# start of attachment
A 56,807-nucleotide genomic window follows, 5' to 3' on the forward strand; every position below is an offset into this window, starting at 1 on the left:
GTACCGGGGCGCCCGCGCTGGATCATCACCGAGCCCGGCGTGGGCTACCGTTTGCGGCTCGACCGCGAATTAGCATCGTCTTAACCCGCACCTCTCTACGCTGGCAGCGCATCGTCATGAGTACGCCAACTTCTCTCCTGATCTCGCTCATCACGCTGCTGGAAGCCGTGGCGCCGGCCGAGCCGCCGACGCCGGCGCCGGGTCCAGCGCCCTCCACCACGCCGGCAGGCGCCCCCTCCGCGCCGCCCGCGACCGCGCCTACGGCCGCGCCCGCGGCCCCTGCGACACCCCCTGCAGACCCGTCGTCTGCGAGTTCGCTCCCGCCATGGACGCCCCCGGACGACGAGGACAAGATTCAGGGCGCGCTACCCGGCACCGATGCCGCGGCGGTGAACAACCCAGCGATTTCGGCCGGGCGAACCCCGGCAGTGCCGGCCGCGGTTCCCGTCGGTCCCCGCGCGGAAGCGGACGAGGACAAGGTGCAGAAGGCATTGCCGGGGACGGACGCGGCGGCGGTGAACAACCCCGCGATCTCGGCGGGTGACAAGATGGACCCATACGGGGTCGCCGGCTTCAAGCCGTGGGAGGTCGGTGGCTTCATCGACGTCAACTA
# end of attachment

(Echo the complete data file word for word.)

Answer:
A 56,807-nucleotide genomic window follows, 5' to 3' on the forward strand; every position below is an offset into this window, starting at 1 on the left:
GTACCGGGGCGCCCGCGCTGGATCATCACCGAGCCCGGCGTGGGCTACCGTTTGCGGCTCGACCGCGAATTAGCATCGTCTTAACCCGCACCTCTCTACGCTGGCAGCGCATCGTCATGAGTACGCCAACTTCTCTCCTGATCTCGCTCATCACGCTGCTGGAAGCCGTGGCGCCGGCCGAGCCGCCGACGCCGGCGCCGGGTCCAGCGCCCTCCACCACGCCGGCAGGCGCCCCCTCCGCGCCGCCCGCGACCGCGCCTACGGCCGCGCCCGCGGCCCCTGCGACACCCCCTGCAGACCCGTCGTCTGCGAGTTCGCTCCCGCCATGGACGCCCCCGGACGACGAGGACAAGATTCAGGGCGCGCTACCCGGCACCGATGCCGCGGCGGTGAACAACCCAGCGATTTCGGCCGGGCGAACCCCGGCAGTGCCGGCCGCGGTTCCCGTCGGTCCCCGCGCGGAAGCGGACGAGGACAAGGTGCAGAAGGCATTGCCGGGGACGGACGCGGCGGCGGTGAACAACCCCGCGATCTCGGCGGGTGACAAGATGGACCCATACGGGGTCGCCGGCTTCAAGCCGTGGGAGGTCGGTGGCTTCATCGACGTCAACTA